When I listen to this album, I can’t help but feel totally overwhelmed by this otherworldly, satanic force of nature that is only really describable as pure, undiluted HEAVY METAL. This is it, people; like I said. This is the thrash album I have always wanted to hear, right in the flesh. Catchier than early Kreator and Sodom, better songwriting than early Slayer and more visceral and aggressive than Metallica or Megadeth, this just hits all the right sweet spots for what makes this genre awesome. I’m not going to get all highbrow and claim this is the best thrash album ever – for all I know, I could eventually discover one superior, tomorrow or next year. But this is what I think is perfect in thrash; a representation of the genre that has no flaws at all. And plus, can you really deny this much crushing, maniacal METAL? I don’t fucking think so. Go get this if by some twist of fate you don’t already have it. Mandatory for anyone who likes the genre at all.
Xeogred on June 6th, 2008
An Onslaught of riffs!! Hehe...
Alright, that's a cheesy title but whatever. I think that's literally a perfect way to describe this album, The Force is practically nothing but a constant wall of chaotic riffs. This is definitely one of my favorite thrash albums, I've had it since November 07' and since then whenever I'm in the mood for some thrash, this is typically one of those albums that comes to mind instantly.
I think my favorite part about this album is perhaps it's sound, or maybe it's just safe to say it's just pretty damn original. I can never really think of a lot of other bands that sound quite like this, Artillery comes to mind fairly often and maybe Ulysses Siren (also some similarities with the vocals between these bands) but other than that not a whole lot comes to mind, maybe a few dabs of Exumer can be uncovered too. Oh and wow, does Sy Keeler kick a lot of ass here on vocals. He dominates the former and more generic Paul Mahoney off their debut (whom took up the bass work here) and tramples over Steve Grimmett since Keeler actually sounds in place here, though it's a little disappointing his talent has dwindled a bit and he just didn't sound as great on their comeback album Killing Peace, alas we're talking about The Force here. He's got this weird ghoul/orc-ish snarl to his singing and there's quite a bit of evil screaming here. High pitched stuff but it honestly doesn't sound out of place. He's a huge highlight here.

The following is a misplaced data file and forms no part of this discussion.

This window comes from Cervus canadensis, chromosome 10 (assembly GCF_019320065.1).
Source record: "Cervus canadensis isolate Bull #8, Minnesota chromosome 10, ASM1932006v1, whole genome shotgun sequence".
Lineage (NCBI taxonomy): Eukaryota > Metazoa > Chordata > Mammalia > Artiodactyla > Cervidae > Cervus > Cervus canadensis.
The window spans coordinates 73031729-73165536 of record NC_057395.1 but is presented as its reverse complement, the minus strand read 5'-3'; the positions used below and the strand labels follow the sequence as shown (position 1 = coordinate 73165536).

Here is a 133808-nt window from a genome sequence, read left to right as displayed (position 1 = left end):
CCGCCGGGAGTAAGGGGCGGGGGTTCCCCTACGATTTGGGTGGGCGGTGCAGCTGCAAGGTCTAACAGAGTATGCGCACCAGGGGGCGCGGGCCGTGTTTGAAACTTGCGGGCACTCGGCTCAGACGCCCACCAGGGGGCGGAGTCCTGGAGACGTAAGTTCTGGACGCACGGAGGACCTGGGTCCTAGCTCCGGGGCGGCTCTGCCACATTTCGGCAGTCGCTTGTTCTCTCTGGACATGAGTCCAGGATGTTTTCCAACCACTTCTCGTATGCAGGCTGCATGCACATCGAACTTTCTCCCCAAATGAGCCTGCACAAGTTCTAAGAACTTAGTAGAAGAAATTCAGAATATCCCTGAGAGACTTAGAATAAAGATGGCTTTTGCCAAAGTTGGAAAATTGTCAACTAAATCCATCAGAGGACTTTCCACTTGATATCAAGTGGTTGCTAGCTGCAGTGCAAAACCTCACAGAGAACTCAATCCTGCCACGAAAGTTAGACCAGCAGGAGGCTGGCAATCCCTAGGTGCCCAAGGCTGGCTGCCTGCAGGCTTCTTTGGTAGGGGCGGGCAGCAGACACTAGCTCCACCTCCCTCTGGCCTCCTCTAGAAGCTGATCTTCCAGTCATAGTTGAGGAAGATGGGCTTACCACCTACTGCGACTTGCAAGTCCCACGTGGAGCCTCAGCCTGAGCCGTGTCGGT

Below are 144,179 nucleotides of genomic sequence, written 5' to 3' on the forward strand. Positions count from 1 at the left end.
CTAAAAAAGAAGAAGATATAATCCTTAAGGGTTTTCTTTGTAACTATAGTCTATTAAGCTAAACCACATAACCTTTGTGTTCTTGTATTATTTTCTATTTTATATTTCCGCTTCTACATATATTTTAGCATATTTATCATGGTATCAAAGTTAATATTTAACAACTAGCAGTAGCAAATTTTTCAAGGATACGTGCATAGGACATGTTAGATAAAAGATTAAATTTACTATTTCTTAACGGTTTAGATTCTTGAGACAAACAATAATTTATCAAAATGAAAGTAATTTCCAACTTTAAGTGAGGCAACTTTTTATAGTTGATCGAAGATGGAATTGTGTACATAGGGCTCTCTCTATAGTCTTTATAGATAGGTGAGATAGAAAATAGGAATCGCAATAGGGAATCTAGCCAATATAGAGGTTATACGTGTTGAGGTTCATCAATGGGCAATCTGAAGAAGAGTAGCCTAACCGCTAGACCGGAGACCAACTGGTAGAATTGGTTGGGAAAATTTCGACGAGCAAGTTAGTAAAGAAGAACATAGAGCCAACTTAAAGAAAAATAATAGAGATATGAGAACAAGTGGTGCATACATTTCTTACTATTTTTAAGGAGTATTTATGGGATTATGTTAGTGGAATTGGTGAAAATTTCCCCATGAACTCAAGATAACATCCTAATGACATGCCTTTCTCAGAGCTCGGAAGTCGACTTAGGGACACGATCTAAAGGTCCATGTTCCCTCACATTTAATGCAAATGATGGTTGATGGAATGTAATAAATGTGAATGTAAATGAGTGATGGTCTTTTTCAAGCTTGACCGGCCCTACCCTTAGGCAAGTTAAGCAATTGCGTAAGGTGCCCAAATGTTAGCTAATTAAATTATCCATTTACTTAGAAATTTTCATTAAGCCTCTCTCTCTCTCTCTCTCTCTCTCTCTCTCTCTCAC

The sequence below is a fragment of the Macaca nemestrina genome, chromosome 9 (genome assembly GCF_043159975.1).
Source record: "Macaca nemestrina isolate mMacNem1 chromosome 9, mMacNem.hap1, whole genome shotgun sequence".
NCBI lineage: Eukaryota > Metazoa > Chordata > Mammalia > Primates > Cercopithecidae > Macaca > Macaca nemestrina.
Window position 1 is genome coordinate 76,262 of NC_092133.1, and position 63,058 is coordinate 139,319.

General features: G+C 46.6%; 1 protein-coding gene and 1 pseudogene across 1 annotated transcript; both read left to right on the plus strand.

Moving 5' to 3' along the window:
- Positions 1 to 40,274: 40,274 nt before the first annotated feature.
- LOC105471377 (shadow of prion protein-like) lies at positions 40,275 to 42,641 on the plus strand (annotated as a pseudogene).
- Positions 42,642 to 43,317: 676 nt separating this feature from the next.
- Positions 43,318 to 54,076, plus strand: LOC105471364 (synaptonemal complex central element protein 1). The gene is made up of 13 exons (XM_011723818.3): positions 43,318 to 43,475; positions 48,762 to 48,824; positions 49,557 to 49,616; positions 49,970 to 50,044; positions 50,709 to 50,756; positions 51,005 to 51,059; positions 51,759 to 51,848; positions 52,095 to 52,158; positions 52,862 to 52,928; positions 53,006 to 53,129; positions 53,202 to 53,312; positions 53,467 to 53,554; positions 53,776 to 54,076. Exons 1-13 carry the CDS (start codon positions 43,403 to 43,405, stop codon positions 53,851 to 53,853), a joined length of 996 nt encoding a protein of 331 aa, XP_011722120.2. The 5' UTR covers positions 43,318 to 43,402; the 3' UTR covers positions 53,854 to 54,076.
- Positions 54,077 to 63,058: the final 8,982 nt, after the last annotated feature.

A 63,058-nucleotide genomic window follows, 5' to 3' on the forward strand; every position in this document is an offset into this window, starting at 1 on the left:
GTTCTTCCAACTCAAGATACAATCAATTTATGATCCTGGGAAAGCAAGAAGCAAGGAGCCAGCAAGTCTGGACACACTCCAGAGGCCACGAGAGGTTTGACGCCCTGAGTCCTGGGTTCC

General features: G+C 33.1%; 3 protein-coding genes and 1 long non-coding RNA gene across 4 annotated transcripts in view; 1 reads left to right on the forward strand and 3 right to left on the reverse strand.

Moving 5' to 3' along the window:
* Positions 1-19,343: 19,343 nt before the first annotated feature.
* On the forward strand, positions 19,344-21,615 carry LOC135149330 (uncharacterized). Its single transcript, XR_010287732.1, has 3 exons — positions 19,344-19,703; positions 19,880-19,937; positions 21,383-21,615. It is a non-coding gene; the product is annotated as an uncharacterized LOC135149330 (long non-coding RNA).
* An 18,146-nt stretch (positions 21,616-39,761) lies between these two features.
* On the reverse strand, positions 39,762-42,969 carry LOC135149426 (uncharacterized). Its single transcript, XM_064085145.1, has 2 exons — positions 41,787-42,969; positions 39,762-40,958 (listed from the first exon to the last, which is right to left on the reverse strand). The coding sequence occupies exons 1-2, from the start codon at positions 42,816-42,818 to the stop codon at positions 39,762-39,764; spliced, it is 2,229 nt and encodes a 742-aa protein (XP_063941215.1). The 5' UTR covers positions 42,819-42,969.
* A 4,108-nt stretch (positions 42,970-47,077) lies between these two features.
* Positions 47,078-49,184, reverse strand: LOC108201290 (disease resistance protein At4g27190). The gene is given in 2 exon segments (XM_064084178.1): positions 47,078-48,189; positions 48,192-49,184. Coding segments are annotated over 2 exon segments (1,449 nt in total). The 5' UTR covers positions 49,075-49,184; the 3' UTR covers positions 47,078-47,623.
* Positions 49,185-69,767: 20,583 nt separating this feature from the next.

Anyways, Onslaught's sound and style here is definitely pretty atypical to what a lot of thrash was doing at the time, could be the rare occurrence of them being a thrash band from the UK, but who knows. Their debut was certainly very Venom-ish but with The Force here they got everything right and pretty much crafted their own formula. I'd never compare this to a lot of Bay-Area thrash bands and it'd be a little out of place thrown in with the more brutal stuff, they kind of sit in the middle of the road between these two sides of thrash. It's constantly fast and downright heavy while staying within the thrash realm, if that makes any sense. The production isn't quite as good as some of the higher end stuff from 86' but I think if they tinkered with it just a tiny bit a lot of the magic and atmosphere would be totally lost. Everything is really rough, sometimes sounding a little close together but you can still hear everyone just fine, Keeler's vocals are always out in the clear, it just all sounds really thick and that gives it an excellent dark vibe.